Wednesday people roundup

first_imgBank J Safra Sarasin – Serge Ledermann has been appointed head of asset management for Switzerland and a member of the executive committee. He joins from Retraites Populaires, where he was deputy chief executive. During a long career with Lombard, Odier Darier Hentsch, he was a partner, in charge of asset management. He also played a key role as founding partner of the asset management business of UBP.Hermes EOS – Bruce Duguid has been appointed to the engagement team. He joins from the UK Green Investment Bank, where he was head of sustainability and green impact. Before then, he was head of investment engagement at the Carbon Trust.Baring Asset Management – Jean-Louis Scandella has been appointed co-manager on a number of mandates including the Global Emerging Markets fund, with William Palmer and Isabelle Irish. He joined Barings in May 2014 from French equity boutique Comgest.F&C Investments – Julio Obeso joins as a senior analyst, while Nicholas Sauer, an F&C employee since 2011, has relocated from the Amsterdam office to join the London-based emerging market debt team as a product specialist. Obeso joins from H2O Asset Management, a global macro and fixed income fund in London.SAIL Capital Partners – The US private equity company has expanded into the EMEA region with the establishment of a London office and the appointment of Eric Warner as managing director. Prior to joining SAIL, Warner was co-chief executive and head of investor relations at Altius Associates.Sacker & Partners – Sackers has seconded associate Emma Martin to the legal team at The Pensions Regulator. She will be specialising in defined contribution pensions. She joined Sackers in 2010.Global Impact Investing Network – Amit Bouri has been appointed chief executive. Co-founder of the GIIN, he succeeds Luther Ragin, who stepped down at the end of 2014. Nordea Asset Management, PFA, Amundi, Allianz Global Investors, Kames Capital, Bank J Safra Sarasin, Hermes EOS, Baring Asset Management, F&C Investments, SAIL Capital Partners, Sacker & Partners, Global Impact Investing NetworkNordea Asset Management – Christian Hyldahl has been appointed head of Nordea Asset Management, part of the Nordic and Baltic banking group. Hyldahl will take over from the current head of the division, Allan Polack, who is leaving the group to take up the role of chief executive of PFA in April. Hyldahl has been head of investments at Nordea Asset Management for the last four years, and before that was co-head of markets within the division. He has worked at Nordea since 1990.Amundi – Andy Wiggins has been appointed head of the UK and Ireland institutional business. He joins from Allianz Global Investors, where he held the role of head of UK institutional business development. Before then, he was head of UK institutional clients at Threadneedle Investments, and director of client relations at AllianceBernstein. Separately, Jeannine Daniel has been appointed head of equity strategies and senior analyst at Amundi Alternative Investments. Before joining Amundi, she worked for more than four years as a senior analyst at Kedge Capital Services. Before then, she was assistant vice-president and senior research analyst at Ivy Asset Management.Kames Capital – Peter Ball has been appointed director of institutional business, as well as head of business development at Kames parent Aegon Asset Management. Ball initially began working with Kames in March last year as a consultant. He joined from JLT Employee Benefits, where he was responsible for the investment management and investment consulting businesses. Before then, he led the UK institutional business at JP Morgan Asset Management for 10 years.last_img read more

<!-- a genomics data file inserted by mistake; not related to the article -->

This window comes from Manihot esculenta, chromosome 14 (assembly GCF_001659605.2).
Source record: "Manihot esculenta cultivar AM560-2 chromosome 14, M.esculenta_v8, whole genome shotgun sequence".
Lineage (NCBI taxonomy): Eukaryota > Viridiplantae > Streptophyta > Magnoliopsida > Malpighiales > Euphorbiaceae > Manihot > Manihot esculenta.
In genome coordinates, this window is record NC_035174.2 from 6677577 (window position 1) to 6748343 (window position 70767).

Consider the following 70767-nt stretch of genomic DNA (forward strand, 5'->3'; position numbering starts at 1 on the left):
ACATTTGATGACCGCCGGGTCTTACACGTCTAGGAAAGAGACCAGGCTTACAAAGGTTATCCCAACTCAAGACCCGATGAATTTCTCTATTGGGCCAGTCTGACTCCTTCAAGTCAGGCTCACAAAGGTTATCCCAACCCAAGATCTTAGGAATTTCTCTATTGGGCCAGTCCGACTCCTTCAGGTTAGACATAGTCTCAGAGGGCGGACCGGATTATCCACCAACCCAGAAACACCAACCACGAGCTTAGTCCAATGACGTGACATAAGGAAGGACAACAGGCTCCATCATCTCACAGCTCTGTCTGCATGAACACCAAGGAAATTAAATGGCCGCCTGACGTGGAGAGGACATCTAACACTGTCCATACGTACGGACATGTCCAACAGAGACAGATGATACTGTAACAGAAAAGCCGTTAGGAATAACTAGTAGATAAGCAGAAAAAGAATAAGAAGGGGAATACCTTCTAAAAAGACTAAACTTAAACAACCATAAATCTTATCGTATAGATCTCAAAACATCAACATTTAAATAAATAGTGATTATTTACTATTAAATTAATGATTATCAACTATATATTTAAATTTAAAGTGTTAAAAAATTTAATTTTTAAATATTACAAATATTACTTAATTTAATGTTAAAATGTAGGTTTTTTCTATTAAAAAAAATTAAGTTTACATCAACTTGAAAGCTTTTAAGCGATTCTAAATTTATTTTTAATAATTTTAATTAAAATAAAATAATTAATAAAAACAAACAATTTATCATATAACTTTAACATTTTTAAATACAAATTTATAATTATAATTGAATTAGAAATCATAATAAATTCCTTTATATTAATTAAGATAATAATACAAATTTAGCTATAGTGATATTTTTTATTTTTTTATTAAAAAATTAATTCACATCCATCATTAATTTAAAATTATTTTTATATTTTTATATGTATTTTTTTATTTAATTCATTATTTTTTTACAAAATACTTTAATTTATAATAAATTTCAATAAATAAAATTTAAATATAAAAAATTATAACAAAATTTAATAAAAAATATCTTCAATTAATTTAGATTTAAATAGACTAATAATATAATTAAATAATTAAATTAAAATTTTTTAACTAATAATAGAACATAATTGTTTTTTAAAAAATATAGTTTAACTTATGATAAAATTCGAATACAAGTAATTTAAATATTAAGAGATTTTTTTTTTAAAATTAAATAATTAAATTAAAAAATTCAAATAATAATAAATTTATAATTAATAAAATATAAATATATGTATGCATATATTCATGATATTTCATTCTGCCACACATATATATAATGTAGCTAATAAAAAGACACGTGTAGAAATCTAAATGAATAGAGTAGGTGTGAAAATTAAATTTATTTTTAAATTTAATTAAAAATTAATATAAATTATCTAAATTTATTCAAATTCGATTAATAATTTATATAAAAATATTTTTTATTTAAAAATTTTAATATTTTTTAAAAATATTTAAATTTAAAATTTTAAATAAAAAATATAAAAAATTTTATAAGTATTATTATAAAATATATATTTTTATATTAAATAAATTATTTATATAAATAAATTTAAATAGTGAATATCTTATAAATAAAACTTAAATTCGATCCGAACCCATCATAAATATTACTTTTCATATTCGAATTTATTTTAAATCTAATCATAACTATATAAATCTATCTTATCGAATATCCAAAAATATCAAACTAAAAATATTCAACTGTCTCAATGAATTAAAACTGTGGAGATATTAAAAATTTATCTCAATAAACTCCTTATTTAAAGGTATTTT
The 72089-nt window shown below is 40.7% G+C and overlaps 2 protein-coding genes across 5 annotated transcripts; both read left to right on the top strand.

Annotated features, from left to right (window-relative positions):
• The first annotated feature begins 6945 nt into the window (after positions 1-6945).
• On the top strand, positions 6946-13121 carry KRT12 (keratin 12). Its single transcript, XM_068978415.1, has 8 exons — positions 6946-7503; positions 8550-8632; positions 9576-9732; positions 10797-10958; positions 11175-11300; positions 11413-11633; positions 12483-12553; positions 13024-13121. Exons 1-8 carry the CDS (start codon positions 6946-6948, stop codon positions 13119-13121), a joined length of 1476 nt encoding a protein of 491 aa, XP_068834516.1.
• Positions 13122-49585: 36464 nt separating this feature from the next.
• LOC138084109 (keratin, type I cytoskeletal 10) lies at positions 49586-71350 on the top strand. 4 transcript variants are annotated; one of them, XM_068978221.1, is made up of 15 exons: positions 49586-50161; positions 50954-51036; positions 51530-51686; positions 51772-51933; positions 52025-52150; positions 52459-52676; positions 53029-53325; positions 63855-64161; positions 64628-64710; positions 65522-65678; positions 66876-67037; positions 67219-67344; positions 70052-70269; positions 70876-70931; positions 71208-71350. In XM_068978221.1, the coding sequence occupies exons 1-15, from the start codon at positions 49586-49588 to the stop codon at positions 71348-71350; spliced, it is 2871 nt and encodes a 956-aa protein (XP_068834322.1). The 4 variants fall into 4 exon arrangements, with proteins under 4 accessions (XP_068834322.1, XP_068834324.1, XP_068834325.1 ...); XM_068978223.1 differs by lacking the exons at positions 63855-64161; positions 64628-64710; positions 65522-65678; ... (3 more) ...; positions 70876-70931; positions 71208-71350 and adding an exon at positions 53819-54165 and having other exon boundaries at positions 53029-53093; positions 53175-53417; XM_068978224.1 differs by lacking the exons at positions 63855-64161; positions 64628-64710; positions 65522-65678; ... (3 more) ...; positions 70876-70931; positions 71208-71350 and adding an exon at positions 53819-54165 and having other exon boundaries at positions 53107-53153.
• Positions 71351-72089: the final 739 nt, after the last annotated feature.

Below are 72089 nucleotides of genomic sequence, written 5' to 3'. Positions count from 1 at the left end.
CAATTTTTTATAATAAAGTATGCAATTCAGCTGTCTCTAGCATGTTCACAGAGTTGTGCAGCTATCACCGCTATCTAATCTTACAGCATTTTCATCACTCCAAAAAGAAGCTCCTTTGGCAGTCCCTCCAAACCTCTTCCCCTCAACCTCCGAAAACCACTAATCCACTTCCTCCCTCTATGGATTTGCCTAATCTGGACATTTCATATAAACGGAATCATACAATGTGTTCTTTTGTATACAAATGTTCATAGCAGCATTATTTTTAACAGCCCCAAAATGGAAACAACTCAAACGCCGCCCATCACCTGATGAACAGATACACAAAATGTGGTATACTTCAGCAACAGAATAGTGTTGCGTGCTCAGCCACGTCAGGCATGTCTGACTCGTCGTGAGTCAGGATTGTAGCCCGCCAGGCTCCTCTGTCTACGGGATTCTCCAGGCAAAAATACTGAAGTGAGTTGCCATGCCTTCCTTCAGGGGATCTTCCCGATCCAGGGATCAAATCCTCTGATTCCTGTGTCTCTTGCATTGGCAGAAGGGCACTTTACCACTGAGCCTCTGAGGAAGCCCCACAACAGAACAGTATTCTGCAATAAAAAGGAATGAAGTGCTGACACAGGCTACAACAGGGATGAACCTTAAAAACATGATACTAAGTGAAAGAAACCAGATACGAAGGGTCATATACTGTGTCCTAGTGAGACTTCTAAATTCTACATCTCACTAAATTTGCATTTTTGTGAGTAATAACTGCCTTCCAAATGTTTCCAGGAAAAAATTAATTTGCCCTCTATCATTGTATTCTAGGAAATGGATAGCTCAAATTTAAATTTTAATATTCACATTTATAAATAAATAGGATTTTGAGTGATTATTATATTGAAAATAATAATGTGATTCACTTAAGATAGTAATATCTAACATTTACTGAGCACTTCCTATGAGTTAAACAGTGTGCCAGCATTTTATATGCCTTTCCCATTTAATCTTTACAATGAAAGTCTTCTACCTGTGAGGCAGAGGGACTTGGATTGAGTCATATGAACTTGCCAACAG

LGPS investment regulations should mirror private sector, says GMPF